But on a conference call with reporters this morning, Intel representatives were quick to note that this program is still in the research phase, with practical, available-for-sale silicon lasers still years off.
"The silicon photonics research and [its associated] building blocks are still a research program, but we hope to transfer that technology [to real-world use] by the end of the decade," says Mario Paniccia, director of Intel's photonics technology lab.
The initial version of the laser has an output of 8 mW, compared with 10 mW for many commercial lasers. Paniccia notes that Intel's laser is still a rough draft, not optimized for maximum power.
Silicon-based photonics has long been a quest for Intel and others (see Light From Silicon). With the truckloads of research dollars that pour into chip manufacturing, it's much cheaper to build a device in silicon rather than in indium phosphide or gallium arsenide, two of the materials commonly used for photonics. Moreover, chips in silicon can be integrated with relative ease, creating smaller optical modules that can include electronics on-chip.
But silicon doesn't emit light, and historically, silicon chips haven't been fast enough to detect or modulate the optical signals used in telecom. All told, Paniccia notes that six innovations are required to make silicon photonics work:
- The light source (today's announcement)
- Waveguides in the silicon, to guide the light
- A modulator, as Intel announced last year (see Intel's Modest Modulator )
- Detectors, to receive the light in silicon
- Packaging and assembly
- Intelligence (i.e., the chips Intel does already)
Intel has gotten the waveguides done, and demonstrated automated assembly last fall at the Intel Developer's Forum. That leaves the detectors as the only piece Intel hasn't discussed publicly. "We hope in 2005 we will produce some technical work there," Paniccia says.
Researchers at The University of California, Los Angeles (UCLA) demonstrated a silicon laser in the fall (see UCLA Claims First Silicon Laser). But that laser delivered light in a pulse of less than 50 picoseconds, Paniccia notes. Such pulse lasers aren't practical in most applications and are usually a laboratory precursor to a more useful, continuous-wave laser.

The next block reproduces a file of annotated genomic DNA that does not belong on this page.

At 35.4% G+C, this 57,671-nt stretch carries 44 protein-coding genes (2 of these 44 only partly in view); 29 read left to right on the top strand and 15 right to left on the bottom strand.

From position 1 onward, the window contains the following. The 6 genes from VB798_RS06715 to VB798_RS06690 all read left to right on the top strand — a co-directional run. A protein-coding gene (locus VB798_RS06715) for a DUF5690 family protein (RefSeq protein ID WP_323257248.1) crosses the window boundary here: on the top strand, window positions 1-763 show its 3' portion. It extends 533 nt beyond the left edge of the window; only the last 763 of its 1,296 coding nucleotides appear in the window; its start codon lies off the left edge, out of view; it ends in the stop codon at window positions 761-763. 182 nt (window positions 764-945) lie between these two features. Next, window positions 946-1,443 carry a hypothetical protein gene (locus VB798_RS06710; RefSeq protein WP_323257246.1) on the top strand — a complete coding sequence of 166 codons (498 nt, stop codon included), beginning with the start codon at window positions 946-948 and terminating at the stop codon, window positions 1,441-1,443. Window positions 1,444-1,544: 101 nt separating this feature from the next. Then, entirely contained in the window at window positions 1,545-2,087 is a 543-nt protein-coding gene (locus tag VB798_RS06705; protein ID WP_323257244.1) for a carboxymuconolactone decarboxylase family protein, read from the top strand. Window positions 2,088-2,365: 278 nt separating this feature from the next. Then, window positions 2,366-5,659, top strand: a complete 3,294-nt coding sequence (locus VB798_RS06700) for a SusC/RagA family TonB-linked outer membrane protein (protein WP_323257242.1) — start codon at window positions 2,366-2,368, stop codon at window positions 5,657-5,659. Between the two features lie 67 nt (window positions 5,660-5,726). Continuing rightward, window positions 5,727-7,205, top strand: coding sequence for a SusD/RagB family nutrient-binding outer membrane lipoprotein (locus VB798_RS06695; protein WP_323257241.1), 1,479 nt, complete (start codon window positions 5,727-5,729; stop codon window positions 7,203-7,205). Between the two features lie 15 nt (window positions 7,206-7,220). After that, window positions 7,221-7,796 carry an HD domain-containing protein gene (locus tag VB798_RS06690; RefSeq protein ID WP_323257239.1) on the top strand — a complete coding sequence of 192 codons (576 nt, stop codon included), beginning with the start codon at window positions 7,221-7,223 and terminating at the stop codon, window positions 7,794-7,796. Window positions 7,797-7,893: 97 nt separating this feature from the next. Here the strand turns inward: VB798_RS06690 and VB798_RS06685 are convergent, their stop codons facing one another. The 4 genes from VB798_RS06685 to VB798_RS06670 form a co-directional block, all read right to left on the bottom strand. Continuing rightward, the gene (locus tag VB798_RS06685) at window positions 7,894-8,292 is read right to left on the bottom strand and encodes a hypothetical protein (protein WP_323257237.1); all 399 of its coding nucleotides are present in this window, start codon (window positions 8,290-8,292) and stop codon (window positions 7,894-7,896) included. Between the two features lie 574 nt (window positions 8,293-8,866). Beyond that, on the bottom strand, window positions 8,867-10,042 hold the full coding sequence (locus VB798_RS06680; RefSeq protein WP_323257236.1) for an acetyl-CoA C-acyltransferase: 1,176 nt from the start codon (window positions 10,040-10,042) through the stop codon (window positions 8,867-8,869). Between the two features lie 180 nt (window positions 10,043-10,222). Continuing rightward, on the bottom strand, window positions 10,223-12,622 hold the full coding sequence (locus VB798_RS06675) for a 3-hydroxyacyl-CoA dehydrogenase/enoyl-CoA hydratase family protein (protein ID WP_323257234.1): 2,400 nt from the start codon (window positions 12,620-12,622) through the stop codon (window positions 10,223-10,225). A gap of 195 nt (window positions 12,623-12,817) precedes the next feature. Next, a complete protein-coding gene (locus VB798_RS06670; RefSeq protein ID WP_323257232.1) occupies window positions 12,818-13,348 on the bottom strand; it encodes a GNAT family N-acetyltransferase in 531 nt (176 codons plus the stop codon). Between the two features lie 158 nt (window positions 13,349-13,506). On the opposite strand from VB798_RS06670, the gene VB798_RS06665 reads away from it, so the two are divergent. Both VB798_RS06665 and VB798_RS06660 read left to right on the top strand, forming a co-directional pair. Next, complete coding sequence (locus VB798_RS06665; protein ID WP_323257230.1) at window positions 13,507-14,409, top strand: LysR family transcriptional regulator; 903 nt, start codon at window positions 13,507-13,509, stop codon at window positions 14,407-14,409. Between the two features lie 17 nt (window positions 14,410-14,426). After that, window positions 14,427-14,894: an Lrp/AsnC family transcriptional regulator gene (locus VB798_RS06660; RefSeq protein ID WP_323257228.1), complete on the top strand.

As with UCLA's project, Intel's silicon laser uses Raman Amplification -- the same photonic effect used in Raman amplifiers for long-distance transmissions. Here's the plan: When a beam of light creates vibrations in the lattice of silicon atoms, this gives off energy in the form of light at a new wavelength. If that light intersects a second beam of the same wavelength (this would be the beam carrying data), the result is amplification of the second beam. Repeated amplification eventually causes the beam to reach the threshold current, where intense light (the laser beam) emits.
Silicon happens to be a happy home for the Raman effect. "The Raman gain coefficient is 10,000 times stronger in silicon than in amorphous glass fiber," Paniccia says. "We can do in centimeters what's done today in kilometers."
But the Raman method hit a snag. Every now and then, two photons would hit a silicon atom simultaneously, and the resulting energy would kick out an electron. Because electrons get reabsorbed into the material slowly, these free electrons would build up, creating a cloud that disrupted the laser's process.
It's this "two-photon absorption" that limited the UCLA laser to 50-picosecond pulses rather than continuous-wave output, Paniccia says. Intel ran into the same problem. By November, the company had gotten only a pulse-wave version of its laser to work; those results got published in January. Intel had gotten the continuous-wave laser to work by then -- on the day before Christmas, as it turns out (awwww).
Intel overcame two-photon absorption by implanting material in the silicon to create an electrical field that grabs the electrons. "I can suck out the electrons similar to a vacuum cleaner," Paniccia says gracefully. This, er, "sucking" is what made Intel's continuous-wave breakthrough possible.
Silicon photonics could lead to increased reach for lasers. Some fancier applications could be made possible too; Paniccia describes the possibility of using silicon waveguides to create a Wavelength Division Multiplexing (WDM) feed out of one light source, for example.
The silicon laser is nice for telecom, but the more glamorous applications could lie in medical equipment and sensors, where a tunable silicon laser could replace models that cost tens of thousands of dollars. Intel also has its eye on optical interconnects for chips and backplanes, not just for the speed of optics, but because thin optical fibers take up less space than electrical cables, leaving more space to get computers and servers cooled down.
— Craig Matsumoto, Senior Editor, Light Reading For more on this topic, check out:
- The Light Reading Beginner's Guide: Laser Basics